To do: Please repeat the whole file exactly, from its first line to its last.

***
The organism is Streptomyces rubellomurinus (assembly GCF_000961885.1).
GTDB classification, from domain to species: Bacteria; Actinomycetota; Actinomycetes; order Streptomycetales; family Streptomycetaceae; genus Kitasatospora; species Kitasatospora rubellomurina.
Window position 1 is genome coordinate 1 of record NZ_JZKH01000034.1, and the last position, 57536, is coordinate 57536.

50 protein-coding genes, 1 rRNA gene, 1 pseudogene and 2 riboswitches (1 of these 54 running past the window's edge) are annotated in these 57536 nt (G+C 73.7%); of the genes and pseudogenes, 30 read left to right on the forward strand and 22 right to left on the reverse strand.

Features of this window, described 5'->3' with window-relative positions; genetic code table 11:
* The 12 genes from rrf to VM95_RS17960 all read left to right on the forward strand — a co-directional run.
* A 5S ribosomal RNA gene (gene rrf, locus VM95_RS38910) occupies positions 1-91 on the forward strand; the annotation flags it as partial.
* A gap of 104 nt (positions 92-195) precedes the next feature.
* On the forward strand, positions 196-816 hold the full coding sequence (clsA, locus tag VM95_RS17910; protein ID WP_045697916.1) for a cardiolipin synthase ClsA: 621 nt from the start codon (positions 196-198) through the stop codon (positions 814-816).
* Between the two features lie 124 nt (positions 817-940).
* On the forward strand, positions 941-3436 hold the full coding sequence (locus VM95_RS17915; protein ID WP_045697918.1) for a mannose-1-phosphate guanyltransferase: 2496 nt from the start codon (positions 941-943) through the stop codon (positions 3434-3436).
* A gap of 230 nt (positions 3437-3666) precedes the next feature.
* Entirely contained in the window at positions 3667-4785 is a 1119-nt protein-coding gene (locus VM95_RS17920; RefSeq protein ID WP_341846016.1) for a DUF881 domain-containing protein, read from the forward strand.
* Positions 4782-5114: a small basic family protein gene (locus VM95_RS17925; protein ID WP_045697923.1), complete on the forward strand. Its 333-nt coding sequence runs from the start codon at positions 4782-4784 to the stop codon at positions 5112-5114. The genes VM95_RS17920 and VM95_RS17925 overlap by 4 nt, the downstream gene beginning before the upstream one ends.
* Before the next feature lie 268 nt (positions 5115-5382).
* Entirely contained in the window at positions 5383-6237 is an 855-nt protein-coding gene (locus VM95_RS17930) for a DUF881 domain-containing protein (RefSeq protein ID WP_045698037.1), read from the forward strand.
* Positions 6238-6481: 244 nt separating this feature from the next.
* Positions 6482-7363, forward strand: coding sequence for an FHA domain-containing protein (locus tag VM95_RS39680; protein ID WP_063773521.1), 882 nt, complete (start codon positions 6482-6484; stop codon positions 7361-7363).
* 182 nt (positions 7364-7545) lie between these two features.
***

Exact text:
The organism is Streptomyces rubellomurinus (assembly GCF_000961885.1).
GTDB classification, from domain to species: Bacteria; Actinomycetota; Actinomycetes; order Streptomycetales; family Streptomycetaceae; genus Kitasatospora; species Kitasatospora rubellomurina.
Window position 1 is genome coordinate 1 of record NZ_JZKH01000034.1, and the last position, 57536, is coordinate 57536.

50 protein-coding genes, 1 rRNA gene, 1 pseudogene and 2 riboswitches (1 of these 54 running past the window's edge) are annotated in these 57536 nt (G+C 73.7%); of the genes and pseudogenes, 30 read left to right on the forward strand and 22 right to left on the reverse strand.

Features of this window, described 5'->3' with window-relative positions; genetic code table 11:
* The 12 genes from rrf to VM95_RS17960 all read left to right on the forward strand — a co-directional run.
* A 5S ribosomal RNA gene (gene rrf, locus VM95_RS38910) occupies positions 1-91 on the forward strand; the annotation flags it as partial.
* A gap of 104 nt (positions 92-195) precedes the next feature.
* On the forward strand, positions 196-816 hold the full coding sequence (clsA, locus tag VM95_RS17910; protein ID WP_045697916.1) for a cardiolipin synthase ClsA: 621 nt from the start codon (positions 196-198) through the stop codon (positions 814-816).
* Between the two features lie 124 nt (positions 817-940).
* On the forward strand, positions 941-3436 hold the full coding sequence (locus VM95_RS17915; protein ID WP_045697918.1) for a mannose-1-phosphate guanyltransferase: 2496 nt from the start codon (positions 941-943) through the stop codon (positions 3434-3436).
* A gap of 230 nt (positions 3437-3666) precedes the next feature.
* Entirely contained in the window at positions 3667-4785 is a 1119-nt protein-coding gene (locus VM95_RS17920; RefSeq protein ID WP_341846016.1) for a DUF881 domain-containing protein, read from the forward strand.
* Positions 4782-5114: a small basic family protein gene (locus VM95_RS17925; protein ID WP_045697923.1), complete on the forward strand. Its 333-nt coding sequence runs from the start codon at positions 4782-4784 to the stop codon at positions 5112-5114. The genes VM95_RS17920 and VM95_RS17925 overlap by 4 nt, the downstream gene beginning before the upstream one ends.
* Before the next feature lie 268 nt (positions 5115-5382).
* Entirely contained in the window at positions 5383-6237 is an 855-nt protein-coding gene (locus VM95_RS17930) for a DUF881 domain-containing protein (RefSeq protein ID WP_045698037.1), read from the forward strand.
* Positions 6238-6481: 244 nt separating this feature from the next.
* Positions 6482-7363, forward strand: coding sequence for an FHA domain-containing protein (locus tag VM95_RS39680; protein ID WP_063773521.1), 882 nt, complete (start codon positions 6482-6484; stop codon positions 7361-7363).
* 182 nt (positions 7364-7545) lie between these two features.